Stufft said some immigrant visa applicants from nations like Iran that previously were included in Trump’s travel ban had remained blocked from the U.S. by another Trump measure until just a week ago. That 2020 measure had barred immigrants seen as harming the U.S. labor market’s prospects for pandemic recovery, until Biden repealed it on February 24.
Another factor slowing the process of issuing U.S. visas to Iranians is Biden’s January 20 decision to give the State Department 45 days to create a plan for enabling immigrant visa applicants whose requests were denied under the travel ban to have their applications reconsidered. He also gave officials an even longer 120 days to submit recommendations on improving the screening and vetting of visa applicants by using foreign assistance funds to improve information-sharing with other countries “where appropriate.”
No such U.S. funds are likely to be given to Iran, with whom Washington has had no relations since 1979 and whose government remains under severe U.S. sanctions.
But Costello said the U.S. vetting system is strong enough to compensate for the absence of Iranian information-sharing about visa applicants, citing U.S. rejections of many such applicants for lack of verifiable background information before Trump’s travel ban took effect in 2017.
“Iranian visa applicants have to detail a ton of information about who they are, where they worked, whether they were ever drafted into the IRGC, and a bunch of other things. There are ways [for the U.S.] to get the information that it needs [to vet such applicants],” he said.
Not so, said U.S. attorney Stewart Baker, who served under former President George W. Bush as Homeland Security Assistant Secretary for Policy and recently wrote that revoking the travel ban seems to reopen U.S. borders to dangerous individuals. “We don't know Iranians’ motives for coming here, because it's very hard to figure that out with the information that we have,” he told VOA Persian in an interview.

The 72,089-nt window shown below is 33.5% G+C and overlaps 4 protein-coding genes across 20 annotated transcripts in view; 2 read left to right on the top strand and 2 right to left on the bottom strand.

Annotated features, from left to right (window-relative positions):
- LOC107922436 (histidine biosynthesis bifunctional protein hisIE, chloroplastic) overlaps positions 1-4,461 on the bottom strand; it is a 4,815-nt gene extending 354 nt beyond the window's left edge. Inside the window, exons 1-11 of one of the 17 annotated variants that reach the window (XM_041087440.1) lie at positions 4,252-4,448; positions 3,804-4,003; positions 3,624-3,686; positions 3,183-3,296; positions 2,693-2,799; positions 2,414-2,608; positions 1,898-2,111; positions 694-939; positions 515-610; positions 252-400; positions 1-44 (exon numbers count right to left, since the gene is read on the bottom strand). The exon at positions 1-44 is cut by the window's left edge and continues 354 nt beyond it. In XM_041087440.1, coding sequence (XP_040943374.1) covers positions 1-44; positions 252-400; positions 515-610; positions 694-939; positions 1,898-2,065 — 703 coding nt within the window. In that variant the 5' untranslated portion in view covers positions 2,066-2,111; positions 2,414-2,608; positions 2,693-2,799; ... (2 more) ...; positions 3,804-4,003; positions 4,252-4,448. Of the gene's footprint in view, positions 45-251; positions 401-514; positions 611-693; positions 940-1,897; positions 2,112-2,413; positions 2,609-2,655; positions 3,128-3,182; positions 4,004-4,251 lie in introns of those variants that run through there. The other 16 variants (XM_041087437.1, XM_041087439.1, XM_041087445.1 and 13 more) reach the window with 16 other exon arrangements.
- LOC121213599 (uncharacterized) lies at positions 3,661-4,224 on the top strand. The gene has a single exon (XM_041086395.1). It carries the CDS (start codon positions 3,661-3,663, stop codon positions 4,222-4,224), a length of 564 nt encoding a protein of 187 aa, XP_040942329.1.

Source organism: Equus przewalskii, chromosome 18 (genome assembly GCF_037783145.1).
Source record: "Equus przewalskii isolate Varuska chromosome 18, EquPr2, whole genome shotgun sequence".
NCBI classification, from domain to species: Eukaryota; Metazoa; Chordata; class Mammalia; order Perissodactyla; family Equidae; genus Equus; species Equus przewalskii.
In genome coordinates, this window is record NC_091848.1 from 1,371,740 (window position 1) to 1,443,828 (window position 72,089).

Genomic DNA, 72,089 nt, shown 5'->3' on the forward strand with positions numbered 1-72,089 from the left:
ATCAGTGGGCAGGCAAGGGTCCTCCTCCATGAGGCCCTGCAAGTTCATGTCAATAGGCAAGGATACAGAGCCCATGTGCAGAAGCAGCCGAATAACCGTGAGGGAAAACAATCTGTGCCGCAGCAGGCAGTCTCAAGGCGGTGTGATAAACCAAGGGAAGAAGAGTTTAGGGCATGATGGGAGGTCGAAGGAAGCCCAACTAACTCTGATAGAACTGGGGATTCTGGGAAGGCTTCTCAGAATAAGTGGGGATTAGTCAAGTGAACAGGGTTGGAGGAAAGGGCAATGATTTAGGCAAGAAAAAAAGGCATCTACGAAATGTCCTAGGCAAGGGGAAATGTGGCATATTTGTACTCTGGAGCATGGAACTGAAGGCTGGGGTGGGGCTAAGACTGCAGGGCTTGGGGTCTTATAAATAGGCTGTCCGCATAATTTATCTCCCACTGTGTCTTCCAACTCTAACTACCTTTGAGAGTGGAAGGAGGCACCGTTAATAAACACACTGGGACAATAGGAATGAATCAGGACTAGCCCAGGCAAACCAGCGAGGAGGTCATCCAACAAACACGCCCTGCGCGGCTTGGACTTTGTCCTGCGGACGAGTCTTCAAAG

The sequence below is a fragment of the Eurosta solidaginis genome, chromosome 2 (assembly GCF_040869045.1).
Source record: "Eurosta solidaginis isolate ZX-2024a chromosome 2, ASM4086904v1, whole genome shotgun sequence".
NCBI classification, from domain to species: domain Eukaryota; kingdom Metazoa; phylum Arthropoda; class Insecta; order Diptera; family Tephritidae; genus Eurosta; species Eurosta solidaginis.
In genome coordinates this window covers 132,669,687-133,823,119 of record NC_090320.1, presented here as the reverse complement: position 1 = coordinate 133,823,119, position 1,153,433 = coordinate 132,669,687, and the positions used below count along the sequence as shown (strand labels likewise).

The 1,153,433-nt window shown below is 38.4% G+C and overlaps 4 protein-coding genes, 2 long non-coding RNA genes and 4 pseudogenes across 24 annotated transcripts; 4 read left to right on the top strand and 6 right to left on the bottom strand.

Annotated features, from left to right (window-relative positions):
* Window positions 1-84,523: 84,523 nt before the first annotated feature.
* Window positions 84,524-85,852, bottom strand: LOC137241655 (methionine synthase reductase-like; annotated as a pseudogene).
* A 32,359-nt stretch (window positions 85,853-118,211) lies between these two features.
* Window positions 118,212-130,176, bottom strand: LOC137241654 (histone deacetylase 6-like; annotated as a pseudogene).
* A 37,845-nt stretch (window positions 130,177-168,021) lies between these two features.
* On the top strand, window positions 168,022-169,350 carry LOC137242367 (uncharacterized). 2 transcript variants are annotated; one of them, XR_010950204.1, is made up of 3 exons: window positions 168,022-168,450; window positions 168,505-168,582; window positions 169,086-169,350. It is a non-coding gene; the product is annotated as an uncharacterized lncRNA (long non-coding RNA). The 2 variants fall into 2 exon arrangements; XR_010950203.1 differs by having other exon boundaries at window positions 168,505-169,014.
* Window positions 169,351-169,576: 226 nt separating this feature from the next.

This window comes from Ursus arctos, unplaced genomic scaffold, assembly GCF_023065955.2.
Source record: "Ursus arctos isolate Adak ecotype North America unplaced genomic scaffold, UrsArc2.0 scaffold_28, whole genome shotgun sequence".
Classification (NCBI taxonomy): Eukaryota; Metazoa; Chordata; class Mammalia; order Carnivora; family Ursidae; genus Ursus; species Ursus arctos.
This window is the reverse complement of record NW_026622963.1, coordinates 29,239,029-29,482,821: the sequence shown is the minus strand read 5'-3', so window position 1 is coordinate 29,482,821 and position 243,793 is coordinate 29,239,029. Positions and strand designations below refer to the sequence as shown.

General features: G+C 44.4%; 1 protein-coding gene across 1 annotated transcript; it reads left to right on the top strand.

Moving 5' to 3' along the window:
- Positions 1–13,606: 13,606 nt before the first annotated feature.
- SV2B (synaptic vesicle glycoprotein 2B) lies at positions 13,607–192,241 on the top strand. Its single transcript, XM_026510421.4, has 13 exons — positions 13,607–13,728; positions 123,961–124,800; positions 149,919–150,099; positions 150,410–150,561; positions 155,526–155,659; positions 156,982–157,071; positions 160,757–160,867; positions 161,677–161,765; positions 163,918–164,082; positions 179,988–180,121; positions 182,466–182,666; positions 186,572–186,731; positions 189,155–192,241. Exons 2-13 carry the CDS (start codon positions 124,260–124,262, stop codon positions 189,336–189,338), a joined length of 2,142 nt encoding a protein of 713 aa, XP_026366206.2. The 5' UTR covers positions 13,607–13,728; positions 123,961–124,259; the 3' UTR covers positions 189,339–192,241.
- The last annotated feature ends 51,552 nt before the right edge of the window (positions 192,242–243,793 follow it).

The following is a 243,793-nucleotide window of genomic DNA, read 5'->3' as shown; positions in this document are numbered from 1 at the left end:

Speaking to VOA Persian last month, U.S. House Foreign Affairs Committee Lead Republican Michael McCaul said Iran’s status as an enemy of Washington makes the vetting process for Iranian visa applicants “very difficult, if not impossible.”
Elliott Abrams, who served as U.S. Special Representative for Iran in the final year of Trump’s term, told VOA Persian he supports Biden’s decision to resume accepting visa applications from some U.S.-vetted Iranians and to maintain prior presidents’ policies of keeping other Iranians out.
“I think it is a good idea to enable Iranian students in general to study in the United States. Our fight is with the vicious regime that governs Iran, not with the people of Iran. We're on their side,” he said.
But Abrams also cautioned Biden against phasing out a visa applicant vetting technique used during the Trump administration, involving examination of an applicant’s social media accounts. Biden has called for a review of whether the use of social media identifiers has “meaningfully improved screening and vetting.”
“I don't understand the basis for the skepticism,” Abrams said. “Social media posts are a form of communication by an individual in public. If an Iranian visa applicant’s post applauds attacks on American bases in Iraq, wouldn't you want to know that?”
NIAC’s Costello said he expects some social media screening to remain after Biden’s review. “But how you ensure that screeners don’t target someone for a post that Americans normally would view as free speech is an important question that needs to be answered,” he said.
This article originated in VOA’s Persian Service. VOA State Department Correspondent Nike Ching and VOA Persian Congressional Correspondent Shahla Arasteh contributed.